Managing High-Use Trails: Why Trail Stewards are a Necessity in Creating Safe, Sustainable Trails

A TRAILSNextâ„¢ presentation

Learn how trail steward and trail-building programs have worked to make the public better informed and more responsible trail users while protecting the resource.

by Hank Osborn, Director of Programs, New York - New Jersey Trail Conference

Overuse and misuse of the most popular outdoor destinations are threatening the ecological integrity of these special places. In the greater New York metropolitan region, the New York-New Jersey Trail Conference is taking a leadership role in coordinating stewardship efforts to keep up with growing threats. There is no one answer to solving this issue; it is our belief that we can create better outdoor experiences through user education, public participation, and sustainable, on-the-ground solutions.

The Trail Conference has joined with land managers and local partners to begin a multi-phased stewardship approach on the Appalachian Trail, at Breakneck Ridge, and in the Catskills. Learn how trail steward and trail-building programs have worked to make the public better informed, more responsible trails users while protecting the resource. Because when trails are used responsibly, they protect both the people who use them and the environment that surrounds them.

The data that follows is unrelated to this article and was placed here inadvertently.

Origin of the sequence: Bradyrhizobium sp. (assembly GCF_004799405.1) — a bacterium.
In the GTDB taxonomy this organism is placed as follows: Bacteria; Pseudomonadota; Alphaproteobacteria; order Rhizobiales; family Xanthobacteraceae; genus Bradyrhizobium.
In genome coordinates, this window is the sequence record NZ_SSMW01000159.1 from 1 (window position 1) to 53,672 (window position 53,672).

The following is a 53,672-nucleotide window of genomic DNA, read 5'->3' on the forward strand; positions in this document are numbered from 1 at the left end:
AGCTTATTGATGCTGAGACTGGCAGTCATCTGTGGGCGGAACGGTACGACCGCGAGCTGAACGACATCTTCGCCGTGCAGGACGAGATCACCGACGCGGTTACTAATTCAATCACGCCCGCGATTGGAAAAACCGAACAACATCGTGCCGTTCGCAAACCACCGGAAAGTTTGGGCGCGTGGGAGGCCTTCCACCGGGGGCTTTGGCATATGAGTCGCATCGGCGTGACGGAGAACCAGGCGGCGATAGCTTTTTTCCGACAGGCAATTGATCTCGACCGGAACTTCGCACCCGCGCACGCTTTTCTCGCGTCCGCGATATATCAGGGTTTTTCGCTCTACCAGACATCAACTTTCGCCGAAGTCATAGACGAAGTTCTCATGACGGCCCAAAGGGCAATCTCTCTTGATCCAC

Learning Objectives: Participants will enjoy an increased awareness of the effectiveness of Trail Stewards to increase public safety and protect the environmental resource through on-the-ground education of outdoor ethics, and how this program complements efforts to build and maintain sustainable trails.

About the Author

Hank Osborn is an avid outdoor educator and advocate. He joined the Trail Conference staff in 2013 as East Hudson Program Coordinator. In 2020, Hank became the Trail Conference's Director of Programs. Hank has a long history and a deep passion for the outdoors. He began maintaining trails as a boy in Garrison, N.Y. and later, as an adult, chaired the Garrison School Forest Committee; was appointed to the Philipstown Greenway Committee, and became a Hudson Highlands Land Trust hike leader. Hank has taught geology, environmental science and ecology at the high school level and served as associate professor of physical education and rowing coach at Columbia University and Dartmouth College. Hank graduated from Rutgers University with a degree in Sociology and Geology and did graduate work at Dartmouth College with a focus in environmental studies. He has completed two National Outdoor Leadership School courses and currently serves on the Beacon Greenway Committee. Hank is President of the Board of Directors of the Friends of Fahnestock and Hudson Highlands State Parks. He lives in the Hudson Highlands where he and his wife enjoy hiking the trails with their children.

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New York's Breakneck Ridge: A Challenge for Hikers Becomes a Challenge to Sustain

This presentation will showcase elements of a comprehensive planning effort underway, and will focus on specific management actions including data collection, trail stewardship, maintenance, and a Leave No Trace hot spot event.